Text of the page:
“From a degree of difficulty, this project wins hands down,” Pause said of Waipiʻo Valley Road.

Pause said the department plans to continue to communicate with the community on the roadwork. 

“It’s a way to let you know what we’re doing but also a way to hear what’s on your mind,” he said. 

That included one request at the meeting for sacred rocks to not be removed. Pause said that will be a priority during the project.

People attending a community meeting on Oct. 26 learned about Hawaiʻi County’s plans to make Waipi’o Valley Road safe. Photo Credit: Megan Moseley

While some surfers, taro farmers and residents wanted to discuss the controversy over who can have access to the county road during Wednesday’s meeting, the county’s focus was on the repair and maintenance plans.

“We are only here to speak about the road improvements, OK? Any other questions regarding
access will be done at the Mayor’s next meeting,” said Sherise Kana’e-Kāne, Information and Education Specialist for the county Department of Public Works.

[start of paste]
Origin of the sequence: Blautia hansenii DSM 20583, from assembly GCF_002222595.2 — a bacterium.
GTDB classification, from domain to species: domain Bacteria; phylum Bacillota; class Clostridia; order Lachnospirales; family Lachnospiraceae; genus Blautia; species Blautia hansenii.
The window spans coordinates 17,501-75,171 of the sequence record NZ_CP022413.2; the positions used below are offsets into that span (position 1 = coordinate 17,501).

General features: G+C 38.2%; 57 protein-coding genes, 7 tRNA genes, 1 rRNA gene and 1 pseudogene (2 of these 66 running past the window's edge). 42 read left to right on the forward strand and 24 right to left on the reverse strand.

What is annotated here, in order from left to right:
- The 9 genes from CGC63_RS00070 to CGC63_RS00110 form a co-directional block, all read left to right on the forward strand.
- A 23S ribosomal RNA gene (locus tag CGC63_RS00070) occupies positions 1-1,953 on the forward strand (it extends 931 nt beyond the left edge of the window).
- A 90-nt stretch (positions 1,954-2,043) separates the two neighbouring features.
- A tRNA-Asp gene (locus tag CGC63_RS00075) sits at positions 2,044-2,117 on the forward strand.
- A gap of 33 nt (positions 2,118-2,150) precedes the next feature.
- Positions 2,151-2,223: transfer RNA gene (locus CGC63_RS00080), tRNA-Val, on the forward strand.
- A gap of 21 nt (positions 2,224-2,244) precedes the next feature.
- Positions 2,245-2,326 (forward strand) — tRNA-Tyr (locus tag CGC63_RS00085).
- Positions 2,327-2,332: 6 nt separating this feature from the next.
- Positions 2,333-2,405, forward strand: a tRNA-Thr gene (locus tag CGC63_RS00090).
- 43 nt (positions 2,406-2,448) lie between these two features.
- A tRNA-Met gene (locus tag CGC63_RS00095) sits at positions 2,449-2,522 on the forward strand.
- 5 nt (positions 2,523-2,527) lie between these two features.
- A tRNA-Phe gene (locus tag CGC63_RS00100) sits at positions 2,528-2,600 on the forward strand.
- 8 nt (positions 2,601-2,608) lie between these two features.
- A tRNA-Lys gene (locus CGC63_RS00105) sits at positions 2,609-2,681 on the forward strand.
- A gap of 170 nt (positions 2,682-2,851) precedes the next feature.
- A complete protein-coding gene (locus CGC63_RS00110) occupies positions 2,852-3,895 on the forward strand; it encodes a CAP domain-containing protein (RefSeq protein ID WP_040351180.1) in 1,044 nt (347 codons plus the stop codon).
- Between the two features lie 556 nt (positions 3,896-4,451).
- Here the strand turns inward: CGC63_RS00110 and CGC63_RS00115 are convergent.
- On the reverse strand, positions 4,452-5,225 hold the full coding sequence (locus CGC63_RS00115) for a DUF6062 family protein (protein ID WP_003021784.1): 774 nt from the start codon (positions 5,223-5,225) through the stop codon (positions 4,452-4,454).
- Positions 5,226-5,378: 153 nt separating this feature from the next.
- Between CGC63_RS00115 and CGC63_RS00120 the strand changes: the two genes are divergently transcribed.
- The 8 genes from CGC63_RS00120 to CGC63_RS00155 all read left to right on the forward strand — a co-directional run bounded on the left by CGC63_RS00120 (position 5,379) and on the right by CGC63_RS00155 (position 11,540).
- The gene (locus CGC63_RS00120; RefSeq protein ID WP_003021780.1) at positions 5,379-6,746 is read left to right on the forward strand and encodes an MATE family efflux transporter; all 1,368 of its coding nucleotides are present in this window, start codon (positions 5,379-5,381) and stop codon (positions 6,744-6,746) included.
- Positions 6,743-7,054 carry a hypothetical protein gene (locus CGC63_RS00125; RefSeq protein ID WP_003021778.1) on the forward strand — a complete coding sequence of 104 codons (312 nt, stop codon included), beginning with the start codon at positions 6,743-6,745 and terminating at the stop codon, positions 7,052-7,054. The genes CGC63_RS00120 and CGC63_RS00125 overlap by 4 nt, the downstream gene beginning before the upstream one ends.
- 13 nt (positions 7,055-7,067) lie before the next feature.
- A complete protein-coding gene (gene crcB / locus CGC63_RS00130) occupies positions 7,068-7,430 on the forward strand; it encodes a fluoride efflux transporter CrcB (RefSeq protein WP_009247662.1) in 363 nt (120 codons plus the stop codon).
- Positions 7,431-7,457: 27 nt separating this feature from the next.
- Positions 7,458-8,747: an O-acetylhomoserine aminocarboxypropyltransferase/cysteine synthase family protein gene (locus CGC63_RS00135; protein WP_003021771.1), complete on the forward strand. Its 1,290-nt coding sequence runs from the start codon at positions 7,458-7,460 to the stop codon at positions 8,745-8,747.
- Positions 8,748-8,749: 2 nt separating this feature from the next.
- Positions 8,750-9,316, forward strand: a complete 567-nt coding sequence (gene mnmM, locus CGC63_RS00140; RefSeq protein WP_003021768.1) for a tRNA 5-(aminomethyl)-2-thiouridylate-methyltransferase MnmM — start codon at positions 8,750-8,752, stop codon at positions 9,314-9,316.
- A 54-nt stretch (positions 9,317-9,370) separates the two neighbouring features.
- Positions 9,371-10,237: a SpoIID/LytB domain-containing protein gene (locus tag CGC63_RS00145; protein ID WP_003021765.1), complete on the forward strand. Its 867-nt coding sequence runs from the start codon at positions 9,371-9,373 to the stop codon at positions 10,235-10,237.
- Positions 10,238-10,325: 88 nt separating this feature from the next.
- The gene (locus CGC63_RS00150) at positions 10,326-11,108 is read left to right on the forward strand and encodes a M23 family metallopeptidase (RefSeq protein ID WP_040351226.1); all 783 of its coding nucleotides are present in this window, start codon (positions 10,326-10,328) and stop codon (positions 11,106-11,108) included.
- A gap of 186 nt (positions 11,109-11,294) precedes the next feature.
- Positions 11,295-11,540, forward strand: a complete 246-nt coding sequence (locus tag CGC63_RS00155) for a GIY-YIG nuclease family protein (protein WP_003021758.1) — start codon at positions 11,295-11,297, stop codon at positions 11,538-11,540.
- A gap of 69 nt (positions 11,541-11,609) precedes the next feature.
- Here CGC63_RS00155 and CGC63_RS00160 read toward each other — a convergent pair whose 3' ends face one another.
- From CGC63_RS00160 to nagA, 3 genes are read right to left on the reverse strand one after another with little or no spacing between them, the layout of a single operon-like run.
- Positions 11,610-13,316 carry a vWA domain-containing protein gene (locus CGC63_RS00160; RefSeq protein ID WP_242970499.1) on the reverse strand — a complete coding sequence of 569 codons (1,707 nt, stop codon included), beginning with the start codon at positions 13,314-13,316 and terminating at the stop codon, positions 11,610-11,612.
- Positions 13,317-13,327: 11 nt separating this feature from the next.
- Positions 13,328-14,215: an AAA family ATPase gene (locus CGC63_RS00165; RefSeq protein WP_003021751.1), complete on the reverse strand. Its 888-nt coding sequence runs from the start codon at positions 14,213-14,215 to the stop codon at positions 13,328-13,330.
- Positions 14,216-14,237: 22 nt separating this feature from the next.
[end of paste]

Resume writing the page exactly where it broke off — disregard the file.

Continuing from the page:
Mayor Roth was not at this meeting. Numerous questions about access into the valley were written on cards and will be delivered to him.

There were also other unanswered questions by community members, including problems with right of way, traffic lights and road signs, and the issue of whether visitors will still need a 4-wheel drive vehicle to enter the valley once the road work is done. 

District 1 County Council Member Heather Kimball told the crowd there is a need to take a deeper look at the issues impacting the valley. 

“I hope to be continuing to work with the community to address the needs in the long term,” she said.

Megan Moseley
Megan Moseley is a multi-platform journalist based in Hawaiʻi. Her experience ranges from long and short-form reporting to print, digital, radio and television news coverage. In Hawaiʻi, she's worked for local media outlets and has covered a wide range of topics including local and state politics, environmental affairs, Native Hawaiian issues, travel, tourism and education. She covers the West for Restaurant Hospitality.

She's a 2010 graduate of the E.W. Scripps School of Journalism at Ohio University, with a Bachelor's of Science degree in Magazine Journalism and specializations in Geology and History. She's currently working on her master's degree from New York University in journalism and is focused on conflict resolution and peace practices in indigenous cultures in the Pacific.

Find her @meganmoseleyjournalist or at www.meganmoseley.com.